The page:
Winter doesn’t always seem like the most obvious season in which to head out with your camera to shoot off a few exposures on a lazy afternoon. For one thing, your fingers get so cold that you can barely press the shutter button, and for another, your lens can frost up before you’ve even caught your image. However, if you have a good pair of gloves and keep your lens cap on when you’re not using it, winter can be the best season to capture unique images, no matter where you are! Here are some tips and tricks on getting the best out of your winter photography.
Depending on where you live in the world, winter may be as mild as a cold wind and a bit of rain, or it may be harsh enough to give you months of sub-zero temperatures and bury your car under 6 feet of snow. Either way, when temperatures are low, you really want to avoid changing lenses outdoors, so getting the right lens for winter pictures is a very important choice.
Zoom lenses are more practical than primes in most winter situations, and although an 18-55mm kit lens can be wonderful, something like an 18-200mm will allow for much more range. Keep your lens cap on at all times when you’re not shooting, and think about investing in a hood for winter photography; this can help to reduce glare and falling snow off your glass.
Although many photographers forget this key point, it’s very important to remember that snow can present a huge glare issue for winter pictures. The snow will reflect the sun’s rays straight into your lens, causing your winter landscape photos to be overexposed and harsh. The easiest way to combat this, without getting into a whole snow photography tutorial, is to simply angle your camera so that the glare affects your shot less. Try to avoid the middle of the day when the sun is highest, and overcast days can actually make for the best winter pictures.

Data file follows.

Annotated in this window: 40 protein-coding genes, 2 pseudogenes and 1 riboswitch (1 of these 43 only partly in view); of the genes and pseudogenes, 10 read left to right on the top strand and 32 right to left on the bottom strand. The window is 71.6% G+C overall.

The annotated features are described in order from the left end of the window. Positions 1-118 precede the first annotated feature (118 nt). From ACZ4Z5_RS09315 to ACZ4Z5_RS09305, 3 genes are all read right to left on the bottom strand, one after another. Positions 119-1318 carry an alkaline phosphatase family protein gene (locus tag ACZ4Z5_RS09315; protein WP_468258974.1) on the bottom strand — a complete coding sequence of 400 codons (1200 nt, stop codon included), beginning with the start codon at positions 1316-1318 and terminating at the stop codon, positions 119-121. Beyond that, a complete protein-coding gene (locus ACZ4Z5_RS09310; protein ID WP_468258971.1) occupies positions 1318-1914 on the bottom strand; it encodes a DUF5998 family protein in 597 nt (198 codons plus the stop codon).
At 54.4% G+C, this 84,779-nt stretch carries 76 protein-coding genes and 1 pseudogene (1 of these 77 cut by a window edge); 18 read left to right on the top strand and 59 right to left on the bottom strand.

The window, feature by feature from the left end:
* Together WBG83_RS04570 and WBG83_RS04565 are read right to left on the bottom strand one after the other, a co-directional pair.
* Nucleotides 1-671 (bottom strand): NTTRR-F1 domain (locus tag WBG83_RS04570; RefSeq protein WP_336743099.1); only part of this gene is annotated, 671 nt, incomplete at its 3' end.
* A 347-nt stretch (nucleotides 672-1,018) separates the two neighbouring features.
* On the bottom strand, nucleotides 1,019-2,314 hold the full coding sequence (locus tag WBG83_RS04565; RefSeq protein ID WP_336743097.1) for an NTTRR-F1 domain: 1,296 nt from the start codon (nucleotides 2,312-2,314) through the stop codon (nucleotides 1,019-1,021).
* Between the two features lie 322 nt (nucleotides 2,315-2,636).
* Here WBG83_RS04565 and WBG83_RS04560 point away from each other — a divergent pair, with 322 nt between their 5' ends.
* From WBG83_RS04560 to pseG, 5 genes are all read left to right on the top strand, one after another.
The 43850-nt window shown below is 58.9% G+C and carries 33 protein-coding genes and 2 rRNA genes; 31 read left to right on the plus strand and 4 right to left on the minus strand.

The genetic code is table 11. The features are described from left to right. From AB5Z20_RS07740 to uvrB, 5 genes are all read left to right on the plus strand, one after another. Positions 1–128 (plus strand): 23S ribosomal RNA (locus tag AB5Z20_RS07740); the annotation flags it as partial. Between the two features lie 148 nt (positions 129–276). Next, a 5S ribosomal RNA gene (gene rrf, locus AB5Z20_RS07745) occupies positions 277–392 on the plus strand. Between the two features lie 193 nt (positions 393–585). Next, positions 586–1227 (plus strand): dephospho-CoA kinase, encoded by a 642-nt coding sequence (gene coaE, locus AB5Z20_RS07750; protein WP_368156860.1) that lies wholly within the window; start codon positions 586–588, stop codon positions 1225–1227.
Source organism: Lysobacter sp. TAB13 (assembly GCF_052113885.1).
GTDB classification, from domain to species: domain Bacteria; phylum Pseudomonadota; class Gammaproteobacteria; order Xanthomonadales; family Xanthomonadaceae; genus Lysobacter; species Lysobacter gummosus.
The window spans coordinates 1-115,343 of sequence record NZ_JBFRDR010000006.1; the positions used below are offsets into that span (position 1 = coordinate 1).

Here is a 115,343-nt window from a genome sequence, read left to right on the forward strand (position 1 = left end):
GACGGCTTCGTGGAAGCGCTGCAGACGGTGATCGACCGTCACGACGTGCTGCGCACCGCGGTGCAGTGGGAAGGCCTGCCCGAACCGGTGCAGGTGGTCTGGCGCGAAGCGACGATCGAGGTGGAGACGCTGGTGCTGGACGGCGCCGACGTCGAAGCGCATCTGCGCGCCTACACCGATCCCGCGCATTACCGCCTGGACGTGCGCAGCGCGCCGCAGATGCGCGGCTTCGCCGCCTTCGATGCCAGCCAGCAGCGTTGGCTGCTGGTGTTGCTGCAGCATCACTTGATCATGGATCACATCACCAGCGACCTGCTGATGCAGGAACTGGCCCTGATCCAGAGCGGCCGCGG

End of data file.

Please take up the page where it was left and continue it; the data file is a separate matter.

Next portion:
Another great option can be a UV filter that screws on to the end of your lens. As well as reducing glare, UV filters can even out the tones in your shot, and will even stop your lens from getting scratched. Adding another piece of glass to your setup is never ideal, but UV filters are cheap, easy to carry and might just save that winter landscape photo that’s being ruined by glare.
Overexposing winter landscape photos, or winter pictures in general, can be fatal to good images. Though you might get away with a few stops of overexposure in spring or fall, the icy Gods of winter photography won’t let such an error slide at all. On the other hand, underexposing an image can be just as bad when the light is low or the day is overcast. So what to do?
As well as bracketing, which is the practice of taking the same shot with settings just slightly different from the ones that you think are perfect, you can ensure that you get the right exposure by simply examining your shots after you’ve taken them and taking note of the histogram. This will show you any highlights and lowlights in your images, allowing you to adjust the exposure to deal with them. If this doesn’t help, then Photoshop is your winter-time friend!
What are your best tips for winter photography? Share them below in the comments, and upload your winter pictures to the PicsArt galleries with the tag #winter! Oh – and don’t forget: keep your gloves on!